In 2012, a total of 757,434 persons naturalized. The leading countries of birth of new citizens were Mexico (102,181), the Philippines (44,958), India (42,928), the Dominican Republic (33,351), and the People’s Republic of China (31,868). The largest number of persons naturalizing lived in California (158,850), Florida (100,890), and New York (93,584). The number of U.S. naturalizations increased to 757,434 in 2012 from 694,193 in 2011 and 619,913 in 2010. These increases were consistent with the growing number of naturalization applications filed and processed during 2010–2012.
The average annual number of persons naturalizing increased from less than 120,000 during the 1950s and 1960s to 210,000 during the 1980s, 500,000 during the 1990s, and to 680,000 between 2000 and 2009 (see Figure 1). Until the 1970s, the majority ofpersons naturalizing were born in European countries. The regional origin of new citizens shifted from Europe to Asia due to increased legal immigration from Asian countries, the arrival of Indochinese refugees in the 1970s, and the historically higher naturalization rate of Asian immigrants. Consequently, Asia has been the leading region of origin of new citizens in most years since 1976
Region and Leading Countries of Birth
Thirty-five percent of persons naturalizing in 2012 were born in North America, followed by 34 percent from Asia and 11 percent from Europe (see Table 1). Mexico was the leading country of birth of persons naturalizing in 2012 (14 percent). The next leading countries of origin of new citizens in 2012 were the Philippines (5.9 percent), India (5.7 percent), the Dominican Republic (4.4 percent), and the People’s Republic of China (4.2 percent). The 10 countries with the largest number of naturalizations accounted for 49 percent of all new citizens in 2012.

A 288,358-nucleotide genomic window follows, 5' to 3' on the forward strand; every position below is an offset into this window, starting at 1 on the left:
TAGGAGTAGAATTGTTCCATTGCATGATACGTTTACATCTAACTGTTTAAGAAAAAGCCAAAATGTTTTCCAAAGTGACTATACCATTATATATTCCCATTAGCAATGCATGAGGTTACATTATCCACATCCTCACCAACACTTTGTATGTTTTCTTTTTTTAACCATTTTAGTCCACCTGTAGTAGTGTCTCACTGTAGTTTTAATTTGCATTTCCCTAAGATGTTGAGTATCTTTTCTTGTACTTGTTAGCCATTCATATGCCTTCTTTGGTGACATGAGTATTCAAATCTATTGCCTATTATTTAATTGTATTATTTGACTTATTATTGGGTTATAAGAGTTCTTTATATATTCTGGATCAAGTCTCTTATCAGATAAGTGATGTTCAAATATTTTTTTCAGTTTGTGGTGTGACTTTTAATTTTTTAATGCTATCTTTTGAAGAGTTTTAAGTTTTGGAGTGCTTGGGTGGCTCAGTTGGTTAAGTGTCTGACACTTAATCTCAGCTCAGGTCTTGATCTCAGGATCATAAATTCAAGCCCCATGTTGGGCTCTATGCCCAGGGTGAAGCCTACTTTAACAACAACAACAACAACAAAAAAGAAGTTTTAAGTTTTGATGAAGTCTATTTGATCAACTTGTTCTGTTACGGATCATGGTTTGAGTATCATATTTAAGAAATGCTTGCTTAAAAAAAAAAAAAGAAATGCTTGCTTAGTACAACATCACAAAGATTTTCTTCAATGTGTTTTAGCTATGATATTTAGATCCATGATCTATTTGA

From 2011 to 2012, the number of naturalizations increased the most for immigrants from North America. Among leading countries of origin, the largest increase in naturalizations during this period—in absolute and percentage terms—occurred among persons born in the Dominican Republic (12,843 or 63 percent) and Cuba (10,173 or 48 percent). In addition, the number of naturalizations of immigrants born in India and the People’s Republic of China decreased for two consecutive years from 2010 to 2012 partly due to a decline in the number of naturalizations of persons from these countries who were granted LPR status under employment-based preference categories. Source: JAMES LEE - www.dhs.gov/sites/default/files/publications/ois_natz_fr_2012.pdf